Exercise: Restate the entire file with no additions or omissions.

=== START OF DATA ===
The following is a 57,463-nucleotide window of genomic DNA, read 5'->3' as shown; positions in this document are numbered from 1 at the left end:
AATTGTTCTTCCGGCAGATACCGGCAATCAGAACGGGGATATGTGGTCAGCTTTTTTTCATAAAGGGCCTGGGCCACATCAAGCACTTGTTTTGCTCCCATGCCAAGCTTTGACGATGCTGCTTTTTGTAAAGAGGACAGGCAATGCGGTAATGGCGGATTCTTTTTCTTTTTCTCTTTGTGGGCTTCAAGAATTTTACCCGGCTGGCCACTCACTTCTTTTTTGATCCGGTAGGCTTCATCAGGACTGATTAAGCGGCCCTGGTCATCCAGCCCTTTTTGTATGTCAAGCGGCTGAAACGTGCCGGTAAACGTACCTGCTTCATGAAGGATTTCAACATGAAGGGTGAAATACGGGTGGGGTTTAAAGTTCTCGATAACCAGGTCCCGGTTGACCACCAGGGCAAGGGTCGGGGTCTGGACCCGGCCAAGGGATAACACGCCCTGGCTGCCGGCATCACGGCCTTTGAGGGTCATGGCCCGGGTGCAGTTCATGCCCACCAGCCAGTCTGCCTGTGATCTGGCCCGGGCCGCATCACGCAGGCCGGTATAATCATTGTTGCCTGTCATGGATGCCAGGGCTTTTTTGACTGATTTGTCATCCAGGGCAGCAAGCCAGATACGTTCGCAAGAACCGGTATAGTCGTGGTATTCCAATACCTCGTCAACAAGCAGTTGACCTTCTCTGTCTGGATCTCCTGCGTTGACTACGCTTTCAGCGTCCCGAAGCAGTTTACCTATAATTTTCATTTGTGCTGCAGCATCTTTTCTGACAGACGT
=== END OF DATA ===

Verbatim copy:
The following is a 57,463-nucleotide window of genomic DNA, read 5'->3' as shown; positions in this document are numbered from 1 at the left end:
AATTGTTCTTCCGGCAGATACCGGCAATCAGAACGGGGATATGTGGTCAGCTTTTTTTCATAAAGGGCCTGGGCCACATCAAGCACTTGTTTTGCTCCCATGCCAAGCTTTGACGATGCTGCTTTTTGTAAAGAGGACAGGCAATGCGGTAATGGCGGATTCTTTTTCTTTTTCTCTTTGTGGGCTTCAAGAATTTTACCCGGCTGGCCACTCACTTCTTTTTTGATCCGGTAGGCTTCATCAGGACTGATTAAGCGGCCCTGGTCATCCAGCCCTTTTTGTATGTCAAGCGGCTGAAACGTGCCGGTAAACGTACCTGCTTCATGAAGGATTTCAACATGAAGGGTGAAATACGGGTGGGGTTTAAAGTTCTCGATAACCAGGTCCCGGTTGACCACCAGGGCAAGGGTCGGGGTCTGGACCCGGCCAAGGGATAACACGCCCTGGCTGCCGGCATCACGGCCTTTGAGGGTCATGGCCCGGGTGCAGTTCATGCCCACCAGCCAGTCTGCCTGTGATCTGGCCCGGGCCGCATCACGCAGGCCGGTATAATCATTGTTGCCTGTCATGGATGCCAGGGCTTTTTTGACTGATTTGTCATCCAGGGCAGCAAGCCAGATACGTTCGCAAGAACCGGTATAGTCGTGGTATTCCAATACCTCGTCAACAAGCAGTTGACCTTCTCTGTCTGGATCTCCTGCGTTGACTACGCTTTCAGCGTCCCGAAGCAGTTTACCTATAATTTTCATTTGTGCTGCAGCATCTTTTCTGACAGACGT